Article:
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J Periodontal Res. 2007 Dec;42(6):559-65.

Diabetes in the dental office: using NHANES III to estimate the probability of undiagnosed disease.

Author information

1
Department of Epidemiology, Columbia University College of Dental Medicine and Mailman School of Public Health, Columbia University, New York, NY 10032, USA. lnb2@columbia.edu

Abstract

BACKGROUND AND OBJECTIVE:

Recent data have suggested that in the past 15 years there has been a dramatic increase in the incidence of diabetes mellitus in the USA. However, evidence suggests that approximately one-third of diabetes cases remain undiagnosed. Because 60% of Americans see a dentist at least once per year for routine, nonemergent, care, it is reasonable to propose that the dental office can be a healthcare location actively involved in screening for unidentified diabetes.

MATERIAL AND METHODS:

This study used NHANES III to develop a predictive equation that can form the basis of a tool to help dentists determine the probability of undiagnosed diabetes by using self-reported data and periodontal clinical parameters routinely assessed in the dental office.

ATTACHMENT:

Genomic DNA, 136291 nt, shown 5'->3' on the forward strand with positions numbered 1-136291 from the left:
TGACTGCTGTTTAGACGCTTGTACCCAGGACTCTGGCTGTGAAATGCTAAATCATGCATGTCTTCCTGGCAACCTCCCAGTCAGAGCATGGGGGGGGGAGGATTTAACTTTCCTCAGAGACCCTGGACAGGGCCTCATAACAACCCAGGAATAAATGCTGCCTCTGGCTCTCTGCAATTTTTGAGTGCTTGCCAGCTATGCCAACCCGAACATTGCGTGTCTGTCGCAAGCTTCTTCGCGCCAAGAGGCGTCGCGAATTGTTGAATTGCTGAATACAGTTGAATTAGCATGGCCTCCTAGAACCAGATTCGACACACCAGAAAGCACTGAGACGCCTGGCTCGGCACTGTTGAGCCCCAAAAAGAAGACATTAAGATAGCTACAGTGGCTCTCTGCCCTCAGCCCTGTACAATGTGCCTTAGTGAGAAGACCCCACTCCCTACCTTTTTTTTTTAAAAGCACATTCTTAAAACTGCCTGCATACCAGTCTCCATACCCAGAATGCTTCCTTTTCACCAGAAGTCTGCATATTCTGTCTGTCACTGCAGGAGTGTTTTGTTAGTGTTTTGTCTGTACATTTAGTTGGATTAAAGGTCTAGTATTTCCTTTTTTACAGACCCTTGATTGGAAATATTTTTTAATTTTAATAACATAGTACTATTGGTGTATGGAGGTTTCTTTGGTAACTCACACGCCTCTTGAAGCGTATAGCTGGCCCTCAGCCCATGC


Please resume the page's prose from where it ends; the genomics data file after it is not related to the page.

RESULTS:

Our analyses reveal that individuals with a self-reported family history of diabetes, hypertension, high cholesterol levels and clinical evidence of periodontal disease bear a probability of 27-53% of having undiagnosed diabetes, with Mexican-American men exhibiting the highest probability and white women the lowest.

CONCLUSION:

These findings suggest that the dental office could provide an important opportunity to identify individuals unaware of their diabetic status.

[Indexed for MEDLINE]

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